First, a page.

Competitive intelligence is no longer a young discipline. On turning 18 (counting from the establishment of Motorola’s BI unit by Jan Herring) or 15 (counting from the founding year of SCIP), the competitive intelligence field is well past childhood. So why is it still in an identity crisis? Why do some academics and consultants, members of SCIP’s board, and distinguished Fellow-award winners continue the debate of what makes a CI professional? In other words, are we a true profession or are we still mere fledglings?
The answer is not simple. It is inevitably intertwined with the issue of education, accreditation, and the skill set demanded by the profession. Questions such as "Can we be considered a profession if no academic degree is available?" (Answer: definitely!), "Do we need competitive intelligence certification to be recognized as a profession?" (Answer: It certainly helps), and "What makes a successful CI professional?" are at the heart of the matter. Conflicting language and interests between former government "spooks" and the "business" side of the field only add to the confusion. Are we a legitimate business discipline or an extension of political and/or military disciplines?
We, at the Fuld-Gilad-Herring Academy of Competitive Intelligence have faced these questions head on when we decided in 1999 to design a rigorous competitive intelligence certification process.
We believe that competitive intelligence certification raises the standards in the field, so we have taken the initiative on two fronts. First, we decided to offer competitive intelligence certification. Then, we decide to certify the certifier, i.e., seek professional accreditation for our competitive intelligence certification curriculum.
We now grant a Competitive Intelligence Professional (CIP™) certificate. The competitive intelligence certification is granted only after the full course of study is completed- now standing at nine day courses (five core courses for the CIP-I certification and four advanced courses for the CIP-II certification), 4 optional evening courses. Graduates of the competitive intelligence certification program sit through a proficiency exam and must pass at 75% or higher to receive the competitive intelligence certification. In a field without a significant long-term track records, we regard the competitive intelligence certification as a reassurance to companies and their management that their employees have met a minimum set of educational objectives, and developed through our competitive intelligence certification the essential knowledge necessary to carry out CI tasks at the professional level.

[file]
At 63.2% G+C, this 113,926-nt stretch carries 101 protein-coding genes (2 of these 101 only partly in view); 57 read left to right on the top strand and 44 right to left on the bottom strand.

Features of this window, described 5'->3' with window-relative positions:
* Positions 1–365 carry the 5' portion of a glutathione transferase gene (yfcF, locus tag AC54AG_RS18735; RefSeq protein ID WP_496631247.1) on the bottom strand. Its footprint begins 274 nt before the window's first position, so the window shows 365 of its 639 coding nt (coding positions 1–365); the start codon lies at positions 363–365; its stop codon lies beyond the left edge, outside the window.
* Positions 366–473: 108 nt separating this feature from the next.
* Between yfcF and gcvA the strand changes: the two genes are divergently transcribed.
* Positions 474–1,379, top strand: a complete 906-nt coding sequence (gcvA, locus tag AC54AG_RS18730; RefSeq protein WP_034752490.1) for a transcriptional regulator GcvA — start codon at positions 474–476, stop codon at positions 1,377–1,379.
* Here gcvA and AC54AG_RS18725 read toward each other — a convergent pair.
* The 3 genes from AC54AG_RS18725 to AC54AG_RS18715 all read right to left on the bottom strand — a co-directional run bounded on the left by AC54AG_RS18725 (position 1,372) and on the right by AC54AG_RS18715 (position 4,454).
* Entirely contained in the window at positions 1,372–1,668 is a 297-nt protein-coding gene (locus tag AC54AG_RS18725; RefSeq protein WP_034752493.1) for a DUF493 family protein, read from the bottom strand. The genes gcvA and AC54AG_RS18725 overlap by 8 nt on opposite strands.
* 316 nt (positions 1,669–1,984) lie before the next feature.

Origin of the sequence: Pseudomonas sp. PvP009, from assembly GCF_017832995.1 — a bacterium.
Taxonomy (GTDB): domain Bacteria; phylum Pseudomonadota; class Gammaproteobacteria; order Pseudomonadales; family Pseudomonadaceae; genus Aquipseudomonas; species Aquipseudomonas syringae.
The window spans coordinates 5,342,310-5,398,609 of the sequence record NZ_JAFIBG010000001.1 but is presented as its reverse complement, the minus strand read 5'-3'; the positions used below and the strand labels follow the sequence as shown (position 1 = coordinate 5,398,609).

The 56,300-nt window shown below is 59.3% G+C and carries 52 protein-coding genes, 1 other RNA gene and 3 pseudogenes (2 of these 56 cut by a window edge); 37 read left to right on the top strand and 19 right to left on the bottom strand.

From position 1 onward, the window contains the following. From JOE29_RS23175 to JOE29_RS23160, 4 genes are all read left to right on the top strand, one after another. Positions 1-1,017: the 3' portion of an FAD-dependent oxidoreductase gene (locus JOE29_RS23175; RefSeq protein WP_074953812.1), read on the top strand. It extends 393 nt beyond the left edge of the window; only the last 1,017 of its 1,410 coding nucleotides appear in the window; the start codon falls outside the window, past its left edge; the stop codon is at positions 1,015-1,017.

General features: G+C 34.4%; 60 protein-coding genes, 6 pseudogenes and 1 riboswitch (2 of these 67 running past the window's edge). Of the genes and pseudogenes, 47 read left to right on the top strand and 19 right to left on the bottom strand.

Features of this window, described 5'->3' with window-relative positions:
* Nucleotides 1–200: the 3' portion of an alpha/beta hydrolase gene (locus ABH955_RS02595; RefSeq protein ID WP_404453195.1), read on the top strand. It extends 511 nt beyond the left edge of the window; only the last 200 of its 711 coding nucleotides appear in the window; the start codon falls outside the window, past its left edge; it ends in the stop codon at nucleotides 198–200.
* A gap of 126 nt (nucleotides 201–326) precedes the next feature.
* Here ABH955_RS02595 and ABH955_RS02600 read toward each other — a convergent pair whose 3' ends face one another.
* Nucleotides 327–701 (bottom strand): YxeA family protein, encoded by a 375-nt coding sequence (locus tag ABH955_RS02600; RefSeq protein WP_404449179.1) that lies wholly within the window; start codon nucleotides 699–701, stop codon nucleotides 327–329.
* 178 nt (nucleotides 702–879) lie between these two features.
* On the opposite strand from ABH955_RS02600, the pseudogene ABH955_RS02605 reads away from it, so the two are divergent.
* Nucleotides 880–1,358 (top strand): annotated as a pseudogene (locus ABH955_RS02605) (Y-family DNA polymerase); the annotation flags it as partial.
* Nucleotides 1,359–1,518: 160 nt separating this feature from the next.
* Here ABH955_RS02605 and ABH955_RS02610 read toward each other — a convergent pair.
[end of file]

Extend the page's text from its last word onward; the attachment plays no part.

To certify ourselves, not just the managers going through our program, we have applied and received Authorized Provider status from the International Association of Continuing Education and Training (IACET), the leading external accreditation body in continuing education. The IACET accredits such learning institutions as the American Society for Quality, Bell Leadership, the Center for Professional Advancement, Centers for Disease Control and Prevention, Council of Education in Management, and the Federal Deposit Insurance Corporation.
In going through a rigorous professional accreditation process, we adapted a series of planning, evaluation, and feedback mechanisms, which in essence ensured that we meet the same standards we strive for our graduates. As a result of being accredited by IACET, the Academy now grants continuing education units which are recognized by companies and States as a basis for professional development compensation. It should be crystal clear that in turning to the IACET we have not attempted to say that there is just one way to do CI! Like the professions of strategists or marketers, our profession does not require a standard skill set or a rigid adherence to specific procedures and legal practices (such as accountants or lawyers). However, our action is intended to make a statement that the competitive intelligence certification is professional - it should be more than a random collection of seminars.
The accreditation process ensures that our competitive intelligence certification process meets professional standards developed across many fields. The result, we hope, will be a wider acceptance of our profession among companies and executives.
Competitive intelligence certification will keep evolving as our field keeps evolving. The professional association may deal with certification issues some time in the future. When it does, we will be ready with the most rigorous, tested, and proven competitive intelligence certification in the world. Our CIP holders testify to that achievement.